Do I really have to have my UVB facing sideways?

It is a coiled UVB btw.

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Can you tell us what you mean by “Facing Sideways”?

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Like this (I am assuming anyway)-

As for the question, I am going to say yes. Coiled bulbs are not good but if you absolutely must, then that is how it should be set up.

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Why is it that coiled bulbs are not good used in a dome setting? And why are the sold then? They have to be good for something?

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I mean like this:
image

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How does that change the UVB output though?

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It doesn’t. Those bulbs put out inadequate levels of uvb and into a very small area. By having it sideways it just slightly increases the radius that it is spread out.

@caron Coiled bulbs put out much less UVB than they claim they do. And along with that, the area it covers is very small meaning that it can big problems such as MBD or stunted growth. And yes, technically there is a use for them. They will work for animals like leopard geckos and some others. As to why they are sold, money is unfortunately the answer. That is why so many people recommend the tube lights over the compact ones. And after you purchase the light fixture, it is pretty cheap. You just have to replace the bulb every 6 months to a year. If you have YouTube, there are some good videos on why compact uvb isn’t a great option compared to other products

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If a beardie is not getting natural sunlight, it doesn’t matter if he’s stunted or not. Without UV he can’t metabolize enough calcium and will get MBD

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That’s what the UV light will be for. When you can’t take him outside for UV.

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Before this thread gets too far off track, corn snakes do not really need a lot of UVB, and exposure to too much can actually lead to the development of cataracts prematurely. On top of that, if you have a morph that contains Amel, they are more sensitive to damage from UV light.

If you don’t currently have UVB and are adding it, do you already have a fixture?

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I was actually meaning the OP, seeing as this thread has gotten quite off track and no one has yet really answered the question. Hence speaking about corn snakes in my reply.

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Ok, thank you!

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I have a fixture. Would it be better for me to get a 10.0 rather than a 5.0 which I was planning on so it may give off around 2.0 - 5.0 which is good for a corn snake.

Sorry for so many questions, I am planning on getting a corn snake sometime this summer.

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Sorry I was in wrong thread….

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Yep so right about corns and UVB!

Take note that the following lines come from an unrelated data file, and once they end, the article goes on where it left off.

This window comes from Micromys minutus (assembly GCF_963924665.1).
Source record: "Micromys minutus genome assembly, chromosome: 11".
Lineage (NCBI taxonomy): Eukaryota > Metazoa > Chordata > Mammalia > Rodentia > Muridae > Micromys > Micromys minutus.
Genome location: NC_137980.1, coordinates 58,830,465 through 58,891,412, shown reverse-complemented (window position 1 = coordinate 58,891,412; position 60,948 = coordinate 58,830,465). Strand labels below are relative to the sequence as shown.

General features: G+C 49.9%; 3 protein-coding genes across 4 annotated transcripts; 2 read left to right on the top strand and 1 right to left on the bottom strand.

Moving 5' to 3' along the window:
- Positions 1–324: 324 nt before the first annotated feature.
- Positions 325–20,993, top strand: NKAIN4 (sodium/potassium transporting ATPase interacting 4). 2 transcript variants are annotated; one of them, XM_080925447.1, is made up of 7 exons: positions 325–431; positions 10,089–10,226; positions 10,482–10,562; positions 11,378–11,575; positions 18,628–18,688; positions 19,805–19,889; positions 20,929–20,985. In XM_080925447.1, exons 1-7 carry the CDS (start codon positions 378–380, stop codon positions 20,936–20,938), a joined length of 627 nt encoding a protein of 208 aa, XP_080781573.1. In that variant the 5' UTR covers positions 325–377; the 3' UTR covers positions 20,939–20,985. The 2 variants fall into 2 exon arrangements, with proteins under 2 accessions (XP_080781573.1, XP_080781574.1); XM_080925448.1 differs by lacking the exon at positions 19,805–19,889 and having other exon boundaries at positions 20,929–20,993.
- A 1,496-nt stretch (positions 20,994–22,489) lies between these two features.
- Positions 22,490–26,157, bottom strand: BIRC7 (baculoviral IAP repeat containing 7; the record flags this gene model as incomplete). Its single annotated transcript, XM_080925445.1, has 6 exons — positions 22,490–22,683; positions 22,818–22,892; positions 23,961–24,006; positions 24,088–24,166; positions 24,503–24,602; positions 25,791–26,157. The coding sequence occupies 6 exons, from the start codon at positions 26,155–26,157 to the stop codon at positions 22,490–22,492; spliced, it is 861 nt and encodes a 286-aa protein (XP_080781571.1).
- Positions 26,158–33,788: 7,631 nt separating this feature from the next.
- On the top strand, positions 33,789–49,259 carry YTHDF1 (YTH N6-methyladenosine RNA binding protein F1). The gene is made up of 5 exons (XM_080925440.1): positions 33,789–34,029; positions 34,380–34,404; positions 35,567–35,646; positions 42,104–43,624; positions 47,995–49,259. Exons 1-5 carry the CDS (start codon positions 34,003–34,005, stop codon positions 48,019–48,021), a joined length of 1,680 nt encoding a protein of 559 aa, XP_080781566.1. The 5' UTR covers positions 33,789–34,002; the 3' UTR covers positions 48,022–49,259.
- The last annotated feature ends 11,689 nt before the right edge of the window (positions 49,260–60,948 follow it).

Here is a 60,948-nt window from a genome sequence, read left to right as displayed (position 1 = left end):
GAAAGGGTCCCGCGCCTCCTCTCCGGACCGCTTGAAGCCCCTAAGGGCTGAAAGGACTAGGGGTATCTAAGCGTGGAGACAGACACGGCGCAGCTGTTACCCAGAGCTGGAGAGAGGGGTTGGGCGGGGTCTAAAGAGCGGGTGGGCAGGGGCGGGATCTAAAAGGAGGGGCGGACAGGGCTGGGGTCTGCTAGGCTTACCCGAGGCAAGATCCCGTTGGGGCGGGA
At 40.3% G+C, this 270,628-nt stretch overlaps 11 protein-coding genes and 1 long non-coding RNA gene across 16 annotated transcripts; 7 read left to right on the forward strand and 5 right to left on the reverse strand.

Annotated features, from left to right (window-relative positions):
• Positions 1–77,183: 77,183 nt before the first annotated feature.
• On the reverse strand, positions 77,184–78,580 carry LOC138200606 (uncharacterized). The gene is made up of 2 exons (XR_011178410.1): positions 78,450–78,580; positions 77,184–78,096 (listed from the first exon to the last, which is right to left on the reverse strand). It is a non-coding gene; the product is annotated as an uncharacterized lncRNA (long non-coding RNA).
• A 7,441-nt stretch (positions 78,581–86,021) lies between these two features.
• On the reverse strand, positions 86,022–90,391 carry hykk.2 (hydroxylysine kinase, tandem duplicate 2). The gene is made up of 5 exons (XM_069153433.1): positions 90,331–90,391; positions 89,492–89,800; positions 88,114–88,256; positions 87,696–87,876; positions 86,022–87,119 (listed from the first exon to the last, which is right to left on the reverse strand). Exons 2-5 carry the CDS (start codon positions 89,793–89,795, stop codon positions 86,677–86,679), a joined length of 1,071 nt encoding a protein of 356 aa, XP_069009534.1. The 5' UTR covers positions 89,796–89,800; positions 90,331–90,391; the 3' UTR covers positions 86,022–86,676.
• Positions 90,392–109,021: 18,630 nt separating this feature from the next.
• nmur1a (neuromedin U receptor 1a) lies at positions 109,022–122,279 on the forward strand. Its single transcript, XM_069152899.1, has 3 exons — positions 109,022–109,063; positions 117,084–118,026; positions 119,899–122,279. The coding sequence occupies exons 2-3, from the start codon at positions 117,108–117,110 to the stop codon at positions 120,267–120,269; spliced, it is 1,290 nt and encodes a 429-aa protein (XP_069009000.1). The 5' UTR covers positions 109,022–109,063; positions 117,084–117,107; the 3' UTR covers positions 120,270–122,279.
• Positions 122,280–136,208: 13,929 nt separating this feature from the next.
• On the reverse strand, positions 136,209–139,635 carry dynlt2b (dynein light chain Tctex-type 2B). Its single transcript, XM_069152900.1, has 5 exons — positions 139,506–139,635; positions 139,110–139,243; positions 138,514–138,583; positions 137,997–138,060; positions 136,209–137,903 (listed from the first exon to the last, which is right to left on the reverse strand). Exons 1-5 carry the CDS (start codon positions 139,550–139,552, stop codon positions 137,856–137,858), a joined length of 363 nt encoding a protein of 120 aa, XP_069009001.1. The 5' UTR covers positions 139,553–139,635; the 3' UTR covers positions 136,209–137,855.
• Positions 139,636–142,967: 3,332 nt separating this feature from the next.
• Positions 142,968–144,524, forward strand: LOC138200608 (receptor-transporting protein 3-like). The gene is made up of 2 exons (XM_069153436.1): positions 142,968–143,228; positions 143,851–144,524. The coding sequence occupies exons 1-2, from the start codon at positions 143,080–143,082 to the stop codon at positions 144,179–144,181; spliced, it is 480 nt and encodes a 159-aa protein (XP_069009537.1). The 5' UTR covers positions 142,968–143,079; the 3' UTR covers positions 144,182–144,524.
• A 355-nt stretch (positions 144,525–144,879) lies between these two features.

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So part of what you’re going to want to do is figure out how much UV your animal is getting. Corns in the wild get something like .7 - 3.0 UVI. Here’s a graphic I found that has some common lamp types and the UVI they give off at a set distance:

If you have a mesh top enclosure, that filters out some of the UV, which is why there are two charts. I’d also suggest only keeping it on for part of the day. Again, if you end up getting a corn snake that is any morph including Amel, you may want to forego UV in the enclosure for their comfort.

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Thanks so much for the help!

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I would still avoid this. Even with the chart provided, If your corn gets too close to the light the UV can cause problems this goes for the 5.0 as well, but especially when a 10.0 is involved. You can actually cause cataracts of the light is too much.

So try to keep the light the recommended distances in the chart as much as possible or set a timer for short amounts of time so you reduce risks

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I’ll also link you to this post by the knowledgeable @t_h_wyman in a UVB thread regarding boas about the use of a smart plug:

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Kudos to you, @reptilerealm111. You are doing your research, planning for good care, and getting things dialed in before getting your snake. That’s the ideal way to do things. Please don’t ever apologize for asking questions here. :clap:

You’ve gotten solid advice. Corns don’t really require supplemental UV. Some keepers use it, some don’t. (I don’t. ) If you do use UV, don’t blast it. @noodlehaus, thanks for that handy chart.

There is some logic indicating that UVB *may *be helpful. It’s very necessary for some reptiles species, but it seems there’s a lot of advice floating around extrapolating that what is needed for geckos is needed for corns. This isn’t is true or helpful. Corns don’t eat greens and fruit, for instance.

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